One aspect of Holacracy that people often struggle to understand is that it's not about the people. Yes, that's right – Holacracy doesn't care about you as an individual or about improving your personal qualities like compassion or consciousness. Instead, it prioritises roles and accountabilities over individuals, ensuring the best fit for each role.
This approach may seem impersonal, but we're not robots! We're real people with emotions, needs, and expectations. That's why we distinguish between two contexts: the Organisation Context and the People Context. Holacracy is the approach used to enable the Organisation Context to flourish. The People Context has its own methods to empower individuals to thrive and shape our culture at Luscii.
The Organisation Context is where the work happens. Each role has clear responsibilities and authorities. We separate the person from the role to gather feedback, refine our roles, and evolve as an organisation. We have two types of meetings: tactical and governance meetings. During these meetings, we focus on the purpose of our organisation. While it may seem a bit impersonal, it helps us stay on track and create space for care.
In the Organisation Context, Holacracy gives us the tools to continuously evolve the organisation into more clarity in service of purpose.
The People Context is where our collective culture resides. Culture is a concern for everyone, not just a specific department or group. As humans, we bring the roles of an organisation to life and infuse them with energy. Here is where we experience our social dynamics, relationships, and culture in general, as well as our individual autonomy, needs, desires, expectations, decisions, and so on. This is the space where we need to deal with tensions that are not organisational.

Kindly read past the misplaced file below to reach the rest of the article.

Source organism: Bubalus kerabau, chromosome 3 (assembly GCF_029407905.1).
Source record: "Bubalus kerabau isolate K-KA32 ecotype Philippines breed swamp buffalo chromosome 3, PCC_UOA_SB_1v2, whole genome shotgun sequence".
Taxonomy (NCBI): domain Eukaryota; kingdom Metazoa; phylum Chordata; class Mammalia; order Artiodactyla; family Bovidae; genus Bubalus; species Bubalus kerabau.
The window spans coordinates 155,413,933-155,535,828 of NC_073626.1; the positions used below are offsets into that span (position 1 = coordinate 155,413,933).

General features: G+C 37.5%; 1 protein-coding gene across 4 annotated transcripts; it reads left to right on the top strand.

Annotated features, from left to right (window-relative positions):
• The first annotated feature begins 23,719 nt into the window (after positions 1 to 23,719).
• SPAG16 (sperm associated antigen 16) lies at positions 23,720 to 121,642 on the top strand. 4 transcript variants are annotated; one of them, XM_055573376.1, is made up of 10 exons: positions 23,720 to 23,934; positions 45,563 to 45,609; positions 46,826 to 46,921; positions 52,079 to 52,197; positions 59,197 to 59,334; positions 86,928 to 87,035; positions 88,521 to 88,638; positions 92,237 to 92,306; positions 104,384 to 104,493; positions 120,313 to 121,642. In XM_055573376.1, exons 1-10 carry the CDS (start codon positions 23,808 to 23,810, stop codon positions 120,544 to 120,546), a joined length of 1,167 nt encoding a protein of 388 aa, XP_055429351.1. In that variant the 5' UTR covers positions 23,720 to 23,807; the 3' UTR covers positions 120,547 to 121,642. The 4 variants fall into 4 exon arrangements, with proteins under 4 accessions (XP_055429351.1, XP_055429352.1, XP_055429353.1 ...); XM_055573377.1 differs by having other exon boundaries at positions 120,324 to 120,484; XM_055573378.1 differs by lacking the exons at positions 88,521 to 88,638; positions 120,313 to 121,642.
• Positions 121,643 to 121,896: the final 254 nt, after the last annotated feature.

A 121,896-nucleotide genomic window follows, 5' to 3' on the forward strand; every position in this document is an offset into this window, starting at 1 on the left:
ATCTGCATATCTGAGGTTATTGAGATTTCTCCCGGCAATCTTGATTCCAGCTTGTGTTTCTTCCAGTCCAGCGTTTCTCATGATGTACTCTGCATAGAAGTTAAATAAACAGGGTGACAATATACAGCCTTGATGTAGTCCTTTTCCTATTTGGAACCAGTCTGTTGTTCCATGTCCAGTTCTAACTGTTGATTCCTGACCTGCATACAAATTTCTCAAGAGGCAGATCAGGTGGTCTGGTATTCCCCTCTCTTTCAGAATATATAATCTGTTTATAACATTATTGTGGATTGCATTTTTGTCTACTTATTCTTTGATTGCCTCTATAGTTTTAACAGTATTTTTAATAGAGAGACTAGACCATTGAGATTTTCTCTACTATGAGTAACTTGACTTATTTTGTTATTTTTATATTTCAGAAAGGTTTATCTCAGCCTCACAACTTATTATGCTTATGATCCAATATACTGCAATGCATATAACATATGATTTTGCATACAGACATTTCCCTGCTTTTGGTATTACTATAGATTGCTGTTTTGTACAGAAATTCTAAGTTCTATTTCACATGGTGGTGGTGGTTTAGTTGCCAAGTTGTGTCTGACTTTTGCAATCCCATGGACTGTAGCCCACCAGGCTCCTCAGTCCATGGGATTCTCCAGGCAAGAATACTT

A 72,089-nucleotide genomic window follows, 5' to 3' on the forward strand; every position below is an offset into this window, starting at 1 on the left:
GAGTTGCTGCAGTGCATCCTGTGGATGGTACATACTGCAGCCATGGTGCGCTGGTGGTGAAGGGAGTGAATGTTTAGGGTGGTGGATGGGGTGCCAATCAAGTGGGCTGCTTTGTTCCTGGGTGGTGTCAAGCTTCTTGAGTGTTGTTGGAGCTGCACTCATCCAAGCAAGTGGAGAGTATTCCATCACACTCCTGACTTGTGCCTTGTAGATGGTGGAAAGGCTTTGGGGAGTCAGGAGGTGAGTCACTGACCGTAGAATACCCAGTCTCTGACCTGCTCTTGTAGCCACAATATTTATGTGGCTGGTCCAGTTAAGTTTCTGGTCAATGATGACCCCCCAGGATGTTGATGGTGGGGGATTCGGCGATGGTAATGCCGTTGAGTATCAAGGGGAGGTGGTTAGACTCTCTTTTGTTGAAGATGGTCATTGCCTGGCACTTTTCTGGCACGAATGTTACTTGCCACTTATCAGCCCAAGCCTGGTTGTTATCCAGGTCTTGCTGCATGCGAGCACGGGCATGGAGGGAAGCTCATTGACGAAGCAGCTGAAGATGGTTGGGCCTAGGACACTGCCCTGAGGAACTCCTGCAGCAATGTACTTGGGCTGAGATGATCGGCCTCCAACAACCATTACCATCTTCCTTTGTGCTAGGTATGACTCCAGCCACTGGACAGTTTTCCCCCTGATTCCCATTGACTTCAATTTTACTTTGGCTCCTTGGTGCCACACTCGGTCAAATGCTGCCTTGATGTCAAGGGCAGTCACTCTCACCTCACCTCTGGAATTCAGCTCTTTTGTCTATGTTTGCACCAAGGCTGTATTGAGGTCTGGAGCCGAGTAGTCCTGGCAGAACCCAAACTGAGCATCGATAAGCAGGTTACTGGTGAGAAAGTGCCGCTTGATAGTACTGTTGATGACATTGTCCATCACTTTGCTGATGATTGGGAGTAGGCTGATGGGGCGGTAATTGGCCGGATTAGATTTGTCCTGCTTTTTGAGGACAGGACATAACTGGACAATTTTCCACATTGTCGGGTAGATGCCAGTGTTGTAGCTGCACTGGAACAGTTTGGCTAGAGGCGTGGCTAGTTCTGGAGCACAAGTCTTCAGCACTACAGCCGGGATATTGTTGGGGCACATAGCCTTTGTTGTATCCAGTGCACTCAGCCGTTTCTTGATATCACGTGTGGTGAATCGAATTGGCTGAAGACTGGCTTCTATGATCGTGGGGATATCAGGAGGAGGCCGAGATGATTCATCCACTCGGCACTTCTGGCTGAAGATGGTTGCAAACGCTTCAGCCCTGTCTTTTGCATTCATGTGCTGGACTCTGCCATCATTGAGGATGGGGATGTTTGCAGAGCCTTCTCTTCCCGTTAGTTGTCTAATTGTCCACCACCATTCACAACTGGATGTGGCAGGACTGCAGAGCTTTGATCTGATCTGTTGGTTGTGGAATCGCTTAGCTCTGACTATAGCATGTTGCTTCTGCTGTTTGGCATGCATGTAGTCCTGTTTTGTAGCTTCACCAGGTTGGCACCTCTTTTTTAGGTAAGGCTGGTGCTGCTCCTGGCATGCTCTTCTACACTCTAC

The People Context focuses on how we want to relate to each other and create an environment where we can all thrive. This includes our cultural values, assemblies, badges, trips, and green initiatives are housed. Additionally, we have policies such as the Minimum Viable Group policy, expectations on how we work together, feedback guidelines, accountability partners, and Kudos. These values and activities help guide our behavior and create a culture that we all want to be a part of. In a nutshell, the People Context is our space to be authentic, connect with others, and shape our own culture.
We also offer a tool called Relational Agreements, which outlines the expectations we have of each other and shapes how we interact and work together. These agreements focus on people, rather than roles, and help us become great collaborators. For more information on Relational Agreements and how to propose new ones, check out: Relational agreements.
If there is work that needs to be done in the organisation, we have roles in the People Ops circle to handle it. This includes culture event organizers and personal development circle members.
The People Context is represented in the Organisation Context by a People Context Rep. This ensures that the needs of the People Context are heard and integrated into our overall structure. If you feel that something from the People Context needs to be part of the organisational space, you can reach out to the rep link. They can help address your concerns and bring it to the table of the Organisation Context.
Anyone can request a new election for People Context Rep at least three months after the previous election. The person(s) who receive(s) the most votes will energise the role of People Context Rep, until they give back the role or a new People Context Rep is elected. The Anchor Circle Lead is not allowed to energise the People Context Rep role and is accountable for organising and coordinating the election.